Called “Silent Acceptance,” it tells the true story of his role in 1962 in getting Jessie Turner into Christian Brothers High School. Turner was the first African-American to be accepted in a Memphis school attended by white children. The spirit of the boy’s mother, Allegra Turner, he said, was the inspiration that got him to the finish line. 

“When I was tired of writing, I thought of what she drove through and kept on going,” he said. 

This is probably his last book. 

“It’s time to put my quill to rest,” he told Our Sunday Visitor. 

Brother McLaughlin lives in a community with 20 Christian brothers, some of them still teaching, and others retired and still busy. At nearly 90, he’s thinking about slowing down. 

“Is there a retirement age for brothers?” he mused. “I’m still trying to find out, and I haven’t come to the answer yet. I suppose if you’re teaching at the university, it’s understood that there’s a time to get out. But no, there’s no special age.” 

Brother McLaughlin has done many things in his 72 years as a religious. In addition to his positions at the university, he was a teacher and administrator at a number of Catholic high schools, other colleges and universities, and has written several books on education. 

“Retirement is great,” he said. “You choose to do what you want to do and when you want to do them.”  

“However, there are many people who feel that you don’t have anything to do, so they say how about this? How about that?” Then he laughed. “So you kind of avoid those people.”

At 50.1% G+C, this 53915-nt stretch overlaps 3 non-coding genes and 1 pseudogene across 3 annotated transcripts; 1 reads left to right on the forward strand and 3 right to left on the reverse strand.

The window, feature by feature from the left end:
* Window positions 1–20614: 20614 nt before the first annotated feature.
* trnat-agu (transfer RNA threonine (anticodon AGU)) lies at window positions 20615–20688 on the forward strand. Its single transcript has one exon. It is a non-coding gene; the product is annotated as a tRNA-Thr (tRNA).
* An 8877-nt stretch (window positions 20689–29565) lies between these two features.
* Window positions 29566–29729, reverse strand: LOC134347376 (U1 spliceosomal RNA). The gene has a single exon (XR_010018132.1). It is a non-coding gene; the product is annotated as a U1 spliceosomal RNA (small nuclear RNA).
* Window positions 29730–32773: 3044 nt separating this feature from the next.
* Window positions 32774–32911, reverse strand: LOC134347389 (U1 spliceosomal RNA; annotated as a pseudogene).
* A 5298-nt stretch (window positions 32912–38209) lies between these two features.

Retirement enables him to be more contemplative. 

“Some things now have a deeper meaning in my life,” Brother McLaughlin said. “There’s time for more reflection than I used to have.” 

The new book is self-published and he doesn’t plan to aggressively market it. “I’m in retirement,” he said. “I’m not in the skirmish anymore.” 

A bishop’s peace

By his own admission, retired Archbishop Daniel Kucera of Dubuque, Iowa, did not react well to the physical, psychological and spiritual suffering that followed complications of back surgery after a fall. 

In a letter published last November in the archdiocesan newspaper, The Witness, he apologized for his “temper and short fuse” over the news that he could not return to the retirement home, nor to assisted living. “Surely it is your prayers which have prompted God’s mercy to forgive my lack of spiritual stamina to accept his divine will,” he wrote about his reluctance to enter a skilled care facility. 

Now, he told Our Sunday Visitor, living at Stonehill Franciscan Care Center “has been a good lesson that I should have learned a long time ago — God is going to do his will anyway.” 

Archbishop Kucera, 89, has been a priest for 62 years.  

Ordaining other men to the priesthood, he said, were the highlights of his years (1977-1995) as a bishop and archbishop. After decades of parish work, administration and leadership roles, then continuing pastoral work in the first years of retirement, he is enjoying being “a simple priest” again. 

“I’m back to where I started,” he said. “I anoint the sick, and anybody can come to me for confession or counseling. Around here, I’m just plain Father Dan, and that’s a treat for me.” 

He attends daily Mass and rosary in the chapel, has private prayer time, undergoes physical therapy several times a day, and is busy contacting friends for donations for an addition to the facility. He also is writing a book, “The Spiritual Journey of a Church Leader.” 

“As all of us get older, we begin to realize the presence of God in our lives and the wonderful love he has for us,” he said. “Sometimes it’s hard, but if he could stand the crucifixion, we can stand a little pain. I’m a very happy man.”

Maryann Gogniat Eidemiller writes from Pennsylvania.